Lindtner to study Chinese maker culture

Silvia Lindtner

Assistant Professor Silvia Lindtner has received a $10,000 grant to study maker culture in China. The funding comes from a collaborative program that pairs the University of Michigan’s Lieberthal-Rogel Center for Chinese Studies with Fudan University in Shanghai, China. 

The maker movement has grown in popularity in recent years, as hobbyists, artists, engineers, students and others interested in a do-it-yourself approach to creating products have formed collaborative communities that share tools, software and ideas. 

These “makerspaces” or “hackerspaces” are celebrated as holding the key to the next generation of computational devices, IT innovation, the revitalization of old industries like manufacturing  and the improvement of educational systems

Working with Xianghua Ding from Fudan University, Lindtner will investigate the impact of Chinese maker culture on sustainable living, learning, and community building.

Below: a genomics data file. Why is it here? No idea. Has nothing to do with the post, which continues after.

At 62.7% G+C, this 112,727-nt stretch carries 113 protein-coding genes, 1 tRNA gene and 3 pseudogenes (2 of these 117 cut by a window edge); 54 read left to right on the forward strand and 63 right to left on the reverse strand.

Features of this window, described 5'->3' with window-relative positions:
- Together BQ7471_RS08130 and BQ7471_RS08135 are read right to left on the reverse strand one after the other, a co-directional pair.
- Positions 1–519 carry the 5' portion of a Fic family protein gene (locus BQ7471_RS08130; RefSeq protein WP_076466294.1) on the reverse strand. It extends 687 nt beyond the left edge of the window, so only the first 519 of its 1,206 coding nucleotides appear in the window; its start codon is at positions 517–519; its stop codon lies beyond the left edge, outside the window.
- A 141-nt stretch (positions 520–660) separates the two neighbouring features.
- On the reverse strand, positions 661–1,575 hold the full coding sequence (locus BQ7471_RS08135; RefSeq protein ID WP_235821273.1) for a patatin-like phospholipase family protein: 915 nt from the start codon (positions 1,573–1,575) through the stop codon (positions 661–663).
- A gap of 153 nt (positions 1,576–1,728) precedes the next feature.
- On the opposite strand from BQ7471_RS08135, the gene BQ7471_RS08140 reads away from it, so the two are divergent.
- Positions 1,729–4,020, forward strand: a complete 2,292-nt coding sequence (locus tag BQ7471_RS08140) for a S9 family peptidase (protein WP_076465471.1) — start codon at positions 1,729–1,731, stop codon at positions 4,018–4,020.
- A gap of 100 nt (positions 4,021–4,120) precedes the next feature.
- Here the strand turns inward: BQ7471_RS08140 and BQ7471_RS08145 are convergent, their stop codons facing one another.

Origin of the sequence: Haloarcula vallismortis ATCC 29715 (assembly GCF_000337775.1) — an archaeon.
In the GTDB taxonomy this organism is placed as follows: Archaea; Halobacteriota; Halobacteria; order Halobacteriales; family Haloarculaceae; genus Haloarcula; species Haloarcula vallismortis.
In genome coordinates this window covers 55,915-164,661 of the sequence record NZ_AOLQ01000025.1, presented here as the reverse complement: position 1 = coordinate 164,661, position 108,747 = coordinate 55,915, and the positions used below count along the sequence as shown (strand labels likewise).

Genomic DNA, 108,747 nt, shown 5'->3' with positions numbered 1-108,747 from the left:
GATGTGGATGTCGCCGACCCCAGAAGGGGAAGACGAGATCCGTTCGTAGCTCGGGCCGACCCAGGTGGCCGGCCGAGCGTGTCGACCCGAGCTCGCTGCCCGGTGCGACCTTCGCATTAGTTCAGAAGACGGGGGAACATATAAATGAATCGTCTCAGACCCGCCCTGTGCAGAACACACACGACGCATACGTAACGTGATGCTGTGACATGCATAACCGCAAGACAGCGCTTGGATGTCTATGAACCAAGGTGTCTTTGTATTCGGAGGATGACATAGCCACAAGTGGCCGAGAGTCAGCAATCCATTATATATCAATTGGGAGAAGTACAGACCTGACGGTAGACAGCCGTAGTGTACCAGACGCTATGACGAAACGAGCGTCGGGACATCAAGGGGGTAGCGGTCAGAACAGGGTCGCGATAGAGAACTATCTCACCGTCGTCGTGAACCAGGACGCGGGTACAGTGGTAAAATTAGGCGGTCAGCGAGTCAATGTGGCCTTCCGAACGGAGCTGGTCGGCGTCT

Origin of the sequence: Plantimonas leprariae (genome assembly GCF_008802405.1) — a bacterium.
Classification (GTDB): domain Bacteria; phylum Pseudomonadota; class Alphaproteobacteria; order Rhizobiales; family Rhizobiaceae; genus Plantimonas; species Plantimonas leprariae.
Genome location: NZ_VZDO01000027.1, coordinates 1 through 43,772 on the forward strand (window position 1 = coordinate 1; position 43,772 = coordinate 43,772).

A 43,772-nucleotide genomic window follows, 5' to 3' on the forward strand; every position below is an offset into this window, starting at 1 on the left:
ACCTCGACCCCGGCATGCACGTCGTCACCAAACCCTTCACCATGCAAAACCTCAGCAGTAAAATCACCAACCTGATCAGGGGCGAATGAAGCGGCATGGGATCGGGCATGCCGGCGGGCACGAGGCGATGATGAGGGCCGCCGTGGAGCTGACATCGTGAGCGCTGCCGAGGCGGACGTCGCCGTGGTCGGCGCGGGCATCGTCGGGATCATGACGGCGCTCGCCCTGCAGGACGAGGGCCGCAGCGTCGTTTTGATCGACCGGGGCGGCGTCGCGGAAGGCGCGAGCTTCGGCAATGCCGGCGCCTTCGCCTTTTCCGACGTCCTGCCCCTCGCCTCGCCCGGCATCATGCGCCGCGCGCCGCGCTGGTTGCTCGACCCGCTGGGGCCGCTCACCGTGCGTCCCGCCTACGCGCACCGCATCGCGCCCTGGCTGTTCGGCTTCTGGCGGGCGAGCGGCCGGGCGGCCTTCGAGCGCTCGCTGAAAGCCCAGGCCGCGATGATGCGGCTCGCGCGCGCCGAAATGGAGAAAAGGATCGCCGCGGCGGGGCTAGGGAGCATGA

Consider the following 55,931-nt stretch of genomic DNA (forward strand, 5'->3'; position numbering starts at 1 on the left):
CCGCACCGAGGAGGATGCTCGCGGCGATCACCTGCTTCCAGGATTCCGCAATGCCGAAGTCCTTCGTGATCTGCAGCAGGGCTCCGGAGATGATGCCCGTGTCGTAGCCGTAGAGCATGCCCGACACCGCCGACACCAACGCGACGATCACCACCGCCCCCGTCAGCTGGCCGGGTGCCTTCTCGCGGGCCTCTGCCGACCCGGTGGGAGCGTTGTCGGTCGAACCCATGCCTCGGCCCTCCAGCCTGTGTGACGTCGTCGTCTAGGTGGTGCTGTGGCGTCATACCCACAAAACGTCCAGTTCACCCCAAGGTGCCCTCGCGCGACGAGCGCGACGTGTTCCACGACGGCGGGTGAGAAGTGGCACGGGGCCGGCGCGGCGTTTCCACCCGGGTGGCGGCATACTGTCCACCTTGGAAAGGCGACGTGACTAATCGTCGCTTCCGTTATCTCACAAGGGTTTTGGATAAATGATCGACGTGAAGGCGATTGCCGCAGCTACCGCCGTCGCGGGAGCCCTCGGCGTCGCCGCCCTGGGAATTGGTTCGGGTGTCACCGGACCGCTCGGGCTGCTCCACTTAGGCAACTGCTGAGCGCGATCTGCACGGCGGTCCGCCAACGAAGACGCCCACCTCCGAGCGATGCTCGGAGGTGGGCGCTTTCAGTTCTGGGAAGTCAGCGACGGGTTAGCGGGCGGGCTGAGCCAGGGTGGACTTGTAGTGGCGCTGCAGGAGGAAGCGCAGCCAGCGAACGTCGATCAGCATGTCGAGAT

China’s history and expertise in professional making and manufacturing has attracted hobbyists makers and artists, as well as investors and corporations, who seek to turn ideas and prototypes into end-consumer products. 

Lindtner and Ding’s study will seek to gather a greater understanding of the differences between professional makers and hobbyists, with one group driven by the need to make money and provide for their families, the other driven by a countercultural and innovative spirit.

The pair will conduct ethnographic research with professional and hobbyist makers in China, focusing on their motivations, visions and dreams, as well as their access to resources and career opportunities. The maker movement has received increasing amounts of attention for its ability to positively impact education and innovation through sustainable and collaborative technology production, and the results derived from Lindtner and Ding’s interviews and observations could provide valuable insight into how much these claims hold true.

The funding for this project was provided by the Michigan-Fudan Collaboration in the Social Sciences, which is designed to foster more faculty and student collaboration and exchange between Fudan and U-M, and is supported by the U-M College of Literature, Science, and the Arts’ Lieberthal‐Rogel Center for Chinese Studies.

Posted October 28, 2014